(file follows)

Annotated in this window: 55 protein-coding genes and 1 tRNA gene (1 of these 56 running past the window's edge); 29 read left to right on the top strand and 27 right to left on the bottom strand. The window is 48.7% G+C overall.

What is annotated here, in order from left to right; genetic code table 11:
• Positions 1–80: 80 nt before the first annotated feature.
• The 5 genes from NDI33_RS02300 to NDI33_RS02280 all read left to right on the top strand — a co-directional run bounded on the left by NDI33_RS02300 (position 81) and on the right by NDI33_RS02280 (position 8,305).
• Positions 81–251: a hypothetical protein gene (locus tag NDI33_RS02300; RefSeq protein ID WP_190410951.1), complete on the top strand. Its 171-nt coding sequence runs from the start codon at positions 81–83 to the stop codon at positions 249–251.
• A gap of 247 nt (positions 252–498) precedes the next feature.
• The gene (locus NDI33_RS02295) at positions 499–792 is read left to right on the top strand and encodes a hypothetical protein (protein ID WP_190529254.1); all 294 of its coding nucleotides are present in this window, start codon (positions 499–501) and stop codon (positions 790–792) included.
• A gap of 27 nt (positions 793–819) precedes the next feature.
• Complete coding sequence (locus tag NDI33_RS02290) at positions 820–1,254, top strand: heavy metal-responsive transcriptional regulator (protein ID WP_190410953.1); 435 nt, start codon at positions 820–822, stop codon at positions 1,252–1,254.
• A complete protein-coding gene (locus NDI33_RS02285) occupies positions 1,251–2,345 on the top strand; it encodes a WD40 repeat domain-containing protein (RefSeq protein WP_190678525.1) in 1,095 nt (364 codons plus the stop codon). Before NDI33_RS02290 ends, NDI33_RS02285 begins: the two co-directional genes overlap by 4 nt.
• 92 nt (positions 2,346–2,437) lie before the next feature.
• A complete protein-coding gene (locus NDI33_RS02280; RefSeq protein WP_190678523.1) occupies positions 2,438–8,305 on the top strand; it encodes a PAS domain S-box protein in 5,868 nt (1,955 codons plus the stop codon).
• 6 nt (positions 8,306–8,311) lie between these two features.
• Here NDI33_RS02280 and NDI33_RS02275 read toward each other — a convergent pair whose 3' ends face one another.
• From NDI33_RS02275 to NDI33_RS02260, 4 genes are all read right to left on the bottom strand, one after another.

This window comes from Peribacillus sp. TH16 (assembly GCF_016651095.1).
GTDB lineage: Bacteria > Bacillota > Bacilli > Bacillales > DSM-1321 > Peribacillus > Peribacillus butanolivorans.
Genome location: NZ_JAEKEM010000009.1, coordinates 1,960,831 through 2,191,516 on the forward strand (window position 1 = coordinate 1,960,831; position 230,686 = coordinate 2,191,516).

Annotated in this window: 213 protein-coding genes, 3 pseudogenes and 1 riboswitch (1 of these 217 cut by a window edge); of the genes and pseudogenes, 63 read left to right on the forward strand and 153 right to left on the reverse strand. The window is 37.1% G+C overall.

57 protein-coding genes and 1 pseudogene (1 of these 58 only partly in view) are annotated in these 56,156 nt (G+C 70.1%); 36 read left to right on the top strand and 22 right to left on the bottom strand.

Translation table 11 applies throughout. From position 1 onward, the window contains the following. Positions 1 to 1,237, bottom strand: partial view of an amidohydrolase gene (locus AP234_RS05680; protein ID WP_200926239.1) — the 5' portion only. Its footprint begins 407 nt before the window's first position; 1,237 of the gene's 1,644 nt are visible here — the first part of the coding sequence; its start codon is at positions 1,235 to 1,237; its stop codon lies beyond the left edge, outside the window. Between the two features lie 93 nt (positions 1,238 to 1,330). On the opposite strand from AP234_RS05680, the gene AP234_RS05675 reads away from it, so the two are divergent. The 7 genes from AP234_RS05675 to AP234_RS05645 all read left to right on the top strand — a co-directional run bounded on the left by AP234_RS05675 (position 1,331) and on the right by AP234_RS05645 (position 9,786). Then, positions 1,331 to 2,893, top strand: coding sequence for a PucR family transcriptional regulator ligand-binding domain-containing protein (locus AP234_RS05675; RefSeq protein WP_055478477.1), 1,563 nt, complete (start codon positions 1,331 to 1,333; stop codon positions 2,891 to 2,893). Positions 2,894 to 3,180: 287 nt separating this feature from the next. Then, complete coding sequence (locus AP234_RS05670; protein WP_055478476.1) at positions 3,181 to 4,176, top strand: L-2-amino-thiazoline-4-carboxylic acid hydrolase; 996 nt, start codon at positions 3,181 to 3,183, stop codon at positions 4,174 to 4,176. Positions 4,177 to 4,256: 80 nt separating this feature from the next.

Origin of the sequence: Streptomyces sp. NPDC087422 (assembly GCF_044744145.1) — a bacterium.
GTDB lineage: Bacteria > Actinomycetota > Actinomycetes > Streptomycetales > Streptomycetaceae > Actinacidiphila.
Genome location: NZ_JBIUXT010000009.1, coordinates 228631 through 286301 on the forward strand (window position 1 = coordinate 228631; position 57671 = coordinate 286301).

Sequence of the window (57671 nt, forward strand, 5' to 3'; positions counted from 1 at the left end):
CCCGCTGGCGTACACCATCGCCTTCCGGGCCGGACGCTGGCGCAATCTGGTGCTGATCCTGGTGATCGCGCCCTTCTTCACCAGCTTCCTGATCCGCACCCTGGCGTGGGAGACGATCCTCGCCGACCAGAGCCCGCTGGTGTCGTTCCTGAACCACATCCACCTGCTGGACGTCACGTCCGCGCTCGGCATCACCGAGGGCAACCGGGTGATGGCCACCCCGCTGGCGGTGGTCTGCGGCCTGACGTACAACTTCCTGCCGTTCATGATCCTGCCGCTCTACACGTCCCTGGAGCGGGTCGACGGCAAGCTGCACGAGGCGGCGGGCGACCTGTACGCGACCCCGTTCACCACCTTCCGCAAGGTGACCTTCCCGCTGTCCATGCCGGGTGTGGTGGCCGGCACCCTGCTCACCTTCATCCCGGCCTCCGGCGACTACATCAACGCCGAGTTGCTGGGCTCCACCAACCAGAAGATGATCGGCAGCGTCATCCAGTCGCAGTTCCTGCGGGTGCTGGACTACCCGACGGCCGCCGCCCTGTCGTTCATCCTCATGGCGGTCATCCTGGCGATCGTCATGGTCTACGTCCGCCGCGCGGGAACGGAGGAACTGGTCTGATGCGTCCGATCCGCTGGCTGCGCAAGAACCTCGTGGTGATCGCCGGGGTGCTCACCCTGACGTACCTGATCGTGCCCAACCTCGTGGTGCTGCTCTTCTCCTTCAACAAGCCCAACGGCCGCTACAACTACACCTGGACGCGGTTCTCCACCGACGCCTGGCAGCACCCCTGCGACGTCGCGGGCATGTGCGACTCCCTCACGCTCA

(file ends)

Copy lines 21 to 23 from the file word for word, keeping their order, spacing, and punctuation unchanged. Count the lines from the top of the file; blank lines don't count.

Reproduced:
Translation table 11 applies throughout. From position 1 onward, the window contains the following. Positions 1 to 1,237, bottom strand: partial view of an amidohydrolase gene (locus AP234_RS05680; protein ID WP_200926239.1) — the 5' portion only. Its footprint begins 407 nt before the window's first position; 1,237 of the gene's 1,644 nt are visible here — the first part of the coding sequence; its start codon is at positions 1,235 to 1,237; its stop codon lies beyond the left edge, outside the window. Between the two features lie 93 nt (positions 1,238 to 1,330). On the opposite strand from AP234_RS05680, the gene AP234_RS05675 reads away from it, so the two are divergent. The 7 genes from AP234_RS05675 to AP234_RS05645 all read left to right on the top strand — a co-directional run bounded on the left by AP234_RS05675 (position 1,331) and on the right by AP234_RS05645 (position 9,786). Then, positions 1,331 to 2,893, top strand: coding sequence for a PucR family transcriptional regulator ligand-binding domain-containing protein (locus AP234_RS05675; RefSeq protein WP_055478477.1), 1,563 nt, complete (start codon positions 1,331 to 1,333; stop codon positions 2,891 to 2,893). Positions 2,894 to 3,180: 287 nt separating this feature from the next. Then, complete coding sequence (locus AP234_RS05670; protein WP_055478476.1) at positions 3,181 to 4,176, top strand: L-2-amino-thiazoline-4-carboxylic acid hydrolase; 996 nt, start codon at positions 3,181 to 3,183, stop codon at positions 4,174 to 4,176. Positions 4,177 to 4,256: 80 nt separating this feature from the next.

Origin of the sequence: Streptomyces sp. NPDC087422 (assembly GCF_044744145.1) — a bacterium.
GTDB lineage: Bacteria > Actinomycetota > Actinomycetes > Streptomycetales > Streptomycetaceae > Actinacidiphila.